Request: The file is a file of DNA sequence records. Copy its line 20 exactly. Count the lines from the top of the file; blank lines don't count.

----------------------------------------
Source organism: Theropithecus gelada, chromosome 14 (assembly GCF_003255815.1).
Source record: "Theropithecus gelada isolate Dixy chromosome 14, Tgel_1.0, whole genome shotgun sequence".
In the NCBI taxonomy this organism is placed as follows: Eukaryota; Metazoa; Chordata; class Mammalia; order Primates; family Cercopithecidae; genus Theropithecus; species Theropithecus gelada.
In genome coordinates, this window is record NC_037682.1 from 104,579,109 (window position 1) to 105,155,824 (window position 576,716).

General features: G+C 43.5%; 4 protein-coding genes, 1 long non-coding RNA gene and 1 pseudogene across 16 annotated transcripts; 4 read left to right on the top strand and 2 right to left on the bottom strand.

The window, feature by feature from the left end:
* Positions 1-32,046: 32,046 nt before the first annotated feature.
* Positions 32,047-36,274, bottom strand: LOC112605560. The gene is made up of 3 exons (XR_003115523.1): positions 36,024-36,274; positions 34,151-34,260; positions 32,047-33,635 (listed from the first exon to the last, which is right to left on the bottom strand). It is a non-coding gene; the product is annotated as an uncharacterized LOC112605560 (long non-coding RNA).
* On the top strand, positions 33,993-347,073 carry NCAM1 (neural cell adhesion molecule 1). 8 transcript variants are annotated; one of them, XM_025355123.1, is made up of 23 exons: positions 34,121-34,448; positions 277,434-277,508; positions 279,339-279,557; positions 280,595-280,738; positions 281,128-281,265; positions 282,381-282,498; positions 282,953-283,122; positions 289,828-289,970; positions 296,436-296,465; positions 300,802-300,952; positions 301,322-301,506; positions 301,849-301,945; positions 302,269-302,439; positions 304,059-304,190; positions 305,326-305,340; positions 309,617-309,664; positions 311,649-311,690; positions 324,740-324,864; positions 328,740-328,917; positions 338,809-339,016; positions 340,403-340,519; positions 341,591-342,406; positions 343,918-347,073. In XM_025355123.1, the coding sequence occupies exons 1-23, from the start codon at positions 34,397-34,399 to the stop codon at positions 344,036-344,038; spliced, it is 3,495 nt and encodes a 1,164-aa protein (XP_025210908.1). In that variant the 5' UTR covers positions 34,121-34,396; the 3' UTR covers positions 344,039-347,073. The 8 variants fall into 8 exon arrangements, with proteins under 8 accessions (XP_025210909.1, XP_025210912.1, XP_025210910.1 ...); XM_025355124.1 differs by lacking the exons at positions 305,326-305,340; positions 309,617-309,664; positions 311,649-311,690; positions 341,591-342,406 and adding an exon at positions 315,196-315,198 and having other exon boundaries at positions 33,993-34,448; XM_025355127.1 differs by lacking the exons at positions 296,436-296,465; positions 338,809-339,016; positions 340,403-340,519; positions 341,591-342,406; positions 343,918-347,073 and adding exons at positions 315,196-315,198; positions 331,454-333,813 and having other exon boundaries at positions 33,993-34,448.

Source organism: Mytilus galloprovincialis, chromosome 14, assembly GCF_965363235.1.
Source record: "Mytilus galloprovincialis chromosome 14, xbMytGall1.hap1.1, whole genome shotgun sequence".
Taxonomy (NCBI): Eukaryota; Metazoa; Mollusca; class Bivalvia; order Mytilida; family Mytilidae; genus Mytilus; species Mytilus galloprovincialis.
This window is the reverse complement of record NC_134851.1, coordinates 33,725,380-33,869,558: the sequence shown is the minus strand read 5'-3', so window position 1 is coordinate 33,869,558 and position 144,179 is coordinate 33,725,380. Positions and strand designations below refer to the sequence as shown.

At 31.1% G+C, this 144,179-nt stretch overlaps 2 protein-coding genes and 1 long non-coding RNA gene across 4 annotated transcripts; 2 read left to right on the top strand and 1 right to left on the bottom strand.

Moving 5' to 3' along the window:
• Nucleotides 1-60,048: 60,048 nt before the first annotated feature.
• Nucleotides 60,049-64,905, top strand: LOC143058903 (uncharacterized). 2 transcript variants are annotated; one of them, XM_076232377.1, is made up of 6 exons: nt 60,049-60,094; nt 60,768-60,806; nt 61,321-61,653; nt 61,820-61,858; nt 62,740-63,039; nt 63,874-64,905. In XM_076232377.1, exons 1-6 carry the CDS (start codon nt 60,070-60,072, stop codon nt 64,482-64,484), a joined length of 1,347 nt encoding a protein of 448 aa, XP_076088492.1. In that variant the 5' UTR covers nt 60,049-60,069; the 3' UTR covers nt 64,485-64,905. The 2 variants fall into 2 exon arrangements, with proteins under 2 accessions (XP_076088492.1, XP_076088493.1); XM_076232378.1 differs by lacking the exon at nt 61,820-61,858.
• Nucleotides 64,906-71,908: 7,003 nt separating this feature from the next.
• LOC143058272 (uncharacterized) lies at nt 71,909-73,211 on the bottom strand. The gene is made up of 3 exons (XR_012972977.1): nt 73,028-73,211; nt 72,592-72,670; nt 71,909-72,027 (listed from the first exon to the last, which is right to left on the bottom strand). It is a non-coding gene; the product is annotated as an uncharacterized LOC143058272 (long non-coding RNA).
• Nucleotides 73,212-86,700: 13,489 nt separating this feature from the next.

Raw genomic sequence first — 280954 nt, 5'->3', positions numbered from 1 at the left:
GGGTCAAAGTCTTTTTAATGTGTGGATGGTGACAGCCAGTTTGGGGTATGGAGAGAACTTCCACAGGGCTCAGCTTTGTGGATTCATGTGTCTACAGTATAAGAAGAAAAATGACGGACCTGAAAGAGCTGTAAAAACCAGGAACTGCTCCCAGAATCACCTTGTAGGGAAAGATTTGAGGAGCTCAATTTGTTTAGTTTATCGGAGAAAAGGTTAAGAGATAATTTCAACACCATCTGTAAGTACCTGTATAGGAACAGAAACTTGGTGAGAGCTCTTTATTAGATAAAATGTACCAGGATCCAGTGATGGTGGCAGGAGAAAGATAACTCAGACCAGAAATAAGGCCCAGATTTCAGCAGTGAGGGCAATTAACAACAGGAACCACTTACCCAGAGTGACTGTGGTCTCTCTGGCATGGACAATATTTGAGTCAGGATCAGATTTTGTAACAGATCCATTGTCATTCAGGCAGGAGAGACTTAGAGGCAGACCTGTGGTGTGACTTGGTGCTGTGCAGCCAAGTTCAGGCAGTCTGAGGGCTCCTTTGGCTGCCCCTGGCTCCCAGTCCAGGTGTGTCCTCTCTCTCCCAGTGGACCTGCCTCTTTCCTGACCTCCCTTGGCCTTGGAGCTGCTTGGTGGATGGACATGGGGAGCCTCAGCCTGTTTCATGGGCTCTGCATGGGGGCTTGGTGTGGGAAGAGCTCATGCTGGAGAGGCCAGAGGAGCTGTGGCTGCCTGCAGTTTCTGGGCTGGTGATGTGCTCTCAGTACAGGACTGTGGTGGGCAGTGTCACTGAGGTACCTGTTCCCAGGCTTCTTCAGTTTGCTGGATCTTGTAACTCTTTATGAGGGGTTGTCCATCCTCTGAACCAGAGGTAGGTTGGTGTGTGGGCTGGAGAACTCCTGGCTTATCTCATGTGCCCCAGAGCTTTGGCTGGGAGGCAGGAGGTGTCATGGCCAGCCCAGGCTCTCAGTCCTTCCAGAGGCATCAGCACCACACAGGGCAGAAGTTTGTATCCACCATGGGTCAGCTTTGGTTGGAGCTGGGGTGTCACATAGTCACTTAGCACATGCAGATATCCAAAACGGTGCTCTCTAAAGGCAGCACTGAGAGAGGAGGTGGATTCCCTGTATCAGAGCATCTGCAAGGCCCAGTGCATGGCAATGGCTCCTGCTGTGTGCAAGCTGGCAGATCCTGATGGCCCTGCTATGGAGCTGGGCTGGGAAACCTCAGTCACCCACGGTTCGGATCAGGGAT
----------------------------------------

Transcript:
• Nucleotides 73,212-86,700: 13,489 nt separating this feature from the next.